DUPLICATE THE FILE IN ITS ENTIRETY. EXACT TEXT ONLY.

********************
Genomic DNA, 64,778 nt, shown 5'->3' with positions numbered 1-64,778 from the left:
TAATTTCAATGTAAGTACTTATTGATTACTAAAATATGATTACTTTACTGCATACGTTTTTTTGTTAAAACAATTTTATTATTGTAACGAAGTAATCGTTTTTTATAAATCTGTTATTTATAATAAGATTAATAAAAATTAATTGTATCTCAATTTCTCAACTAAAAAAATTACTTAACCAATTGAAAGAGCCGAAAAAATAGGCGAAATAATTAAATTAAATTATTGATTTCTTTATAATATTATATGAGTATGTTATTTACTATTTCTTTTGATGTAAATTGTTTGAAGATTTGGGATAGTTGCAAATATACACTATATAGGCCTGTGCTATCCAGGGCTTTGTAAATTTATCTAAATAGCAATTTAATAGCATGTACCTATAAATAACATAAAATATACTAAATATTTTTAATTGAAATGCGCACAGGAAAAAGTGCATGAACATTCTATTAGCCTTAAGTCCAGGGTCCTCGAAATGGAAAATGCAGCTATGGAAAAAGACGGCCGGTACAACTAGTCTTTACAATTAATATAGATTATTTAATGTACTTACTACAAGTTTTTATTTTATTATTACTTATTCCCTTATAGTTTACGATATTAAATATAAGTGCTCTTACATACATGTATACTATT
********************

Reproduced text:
Genomic DNA, 64,778 nt, shown 5'->3' with positions numbered 1-64,778 from the left:
TAATTTCAATGTAAGTACTTATTGATTACTAAAATATGATTACTTTACTGCATACGTTTTTTTGTTAAAACAATTTTATTATTGTAACGAAGTAATCGTTTTTTATAAATCTGTTATTTATAATAAGATTAATAAAAATTAATTGTATCTCAATTTCTCAACTAAAAAAATTACTTAACCAATTGAAAGAGCCGAAAAAATAGGCGAAATAATTAAATTAAATTATTGATTTCTTTATAATATTATATGAGTATGTTATTTACTATTTCTTTTGATGTAAATTGTTTGAAGATTTGGGATAGTTGCAAATATACACTATATAGGCCTGTGCTATCCAGGGCTTTGTAAATTTATCTAAATAGCAATTTAATAGCATGTACCTATAAATAACATAAAATATACTAAATATTTTTAATTGAAATGCGCACAGGAAAAAGTGCATGAACATTCTATTAGCCTTAAGTCCAGGGTCCTCGAAATGGAAAATGCAGCTATGGAAAAAGACGGCCGGTACAACTAGTCTTTACAATTAATATAGATTATTTAATGTACTTACTACAAGTTTTTATTTTATTATTACTTATTCCCTTATAGTTTACGATATTAAATATAAGTGCTCTTACATACATGTATACTATT